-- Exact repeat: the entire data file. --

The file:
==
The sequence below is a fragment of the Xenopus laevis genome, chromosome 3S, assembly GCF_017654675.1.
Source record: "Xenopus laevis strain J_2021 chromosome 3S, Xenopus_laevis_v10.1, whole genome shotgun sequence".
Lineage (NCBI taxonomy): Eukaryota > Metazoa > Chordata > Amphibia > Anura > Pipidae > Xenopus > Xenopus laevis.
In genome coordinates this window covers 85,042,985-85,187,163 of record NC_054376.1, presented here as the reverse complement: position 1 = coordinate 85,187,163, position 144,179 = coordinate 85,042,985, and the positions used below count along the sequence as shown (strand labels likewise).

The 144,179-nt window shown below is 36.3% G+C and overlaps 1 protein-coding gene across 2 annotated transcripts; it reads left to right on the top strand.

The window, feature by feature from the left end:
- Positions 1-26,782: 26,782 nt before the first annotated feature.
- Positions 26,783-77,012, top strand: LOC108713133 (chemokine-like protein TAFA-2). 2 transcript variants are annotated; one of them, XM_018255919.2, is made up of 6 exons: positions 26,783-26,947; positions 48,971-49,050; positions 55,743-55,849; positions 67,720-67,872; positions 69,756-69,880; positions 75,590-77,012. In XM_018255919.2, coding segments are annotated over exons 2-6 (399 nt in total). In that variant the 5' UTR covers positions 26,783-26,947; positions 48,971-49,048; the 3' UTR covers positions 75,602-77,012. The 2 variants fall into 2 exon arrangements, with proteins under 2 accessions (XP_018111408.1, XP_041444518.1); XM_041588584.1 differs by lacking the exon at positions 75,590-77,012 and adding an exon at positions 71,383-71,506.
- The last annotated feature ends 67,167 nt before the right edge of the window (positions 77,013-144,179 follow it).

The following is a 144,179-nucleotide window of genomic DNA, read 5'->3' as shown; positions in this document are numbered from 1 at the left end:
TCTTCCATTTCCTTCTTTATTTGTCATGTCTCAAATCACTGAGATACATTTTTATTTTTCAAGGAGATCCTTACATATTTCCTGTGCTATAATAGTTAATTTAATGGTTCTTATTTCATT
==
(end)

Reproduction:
The sequence below is a fragment of the Xenopus laevis genome, chromosome 3S, assembly GCF_017654675.1.
Source record: "Xenopus laevis strain J_2021 chromosome 3S, Xenopus_laevis_v10.1, whole genome shotgun sequence".
Lineage (NCBI taxonomy): Eukaryota > Metazoa > Chordata > Amphibia > Anura > Pipidae > Xenopus > Xenopus laevis.
In genome coordinates this window covers 85,042,985-85,187,163 of record NC_054376.1, presented here as the reverse complement: position 1 = coordinate 85,187,163, position 144,179 = coordinate 85,042,985, and the positions used below count along the sequence as shown (strand labels likewise).

The 144,179-nt window shown below is 36.3% G+C and overlaps 1 protein-coding gene across 2 annotated transcripts; it reads left to right on the top strand.

The window, feature by feature from the left end:
- Positions 1-26,782: 26,782 nt before the first annotated feature.
- Positions 26,783-77,012, top strand: LOC108713133 (chemokine-like protein TAFA-2). 2 transcript variants are annotated; one of them, XM_018255919.2, is made up of 6 exons: positions 26,783-26,947; positions 48,971-49,050; positions 55,743-55,849; positions 67,720-67,872; positions 69,756-69,880; positions 75,590-77,012. In XM_018255919.2, coding segments are annotated over exons 2-6 (399 nt in total). In that variant the 5' UTR covers positions 26,783-26,947; positions 48,971-49,048; the 3' UTR covers positions 75,602-77,012. The 2 variants fall into 2 exon arrangements, with proteins under 2 accessions (XP_018111408.1, XP_041444518.1); XM_041588584.1 differs by lacking the exon at positions 75,590-77,012 and adding an exon at positions 71,383-71,506.
- The last annotated feature ends 67,167 nt before the right edge of the window (positions 77,013-144,179 follow it).

The following is a 144,179-nucleotide window of genomic DNA, read 5'->3' as shown; positions in this document are numbered from 1 at the left end:
TCTTCCATTTCCTTCTTTATTTGTCATGTCTCAAATCACTGAGATACATTTTTATTTTTCAAGGAGATCCTTACATATTTCCTGTGCTATAATAGTTAATTTAATGGTTCTTATTTCATT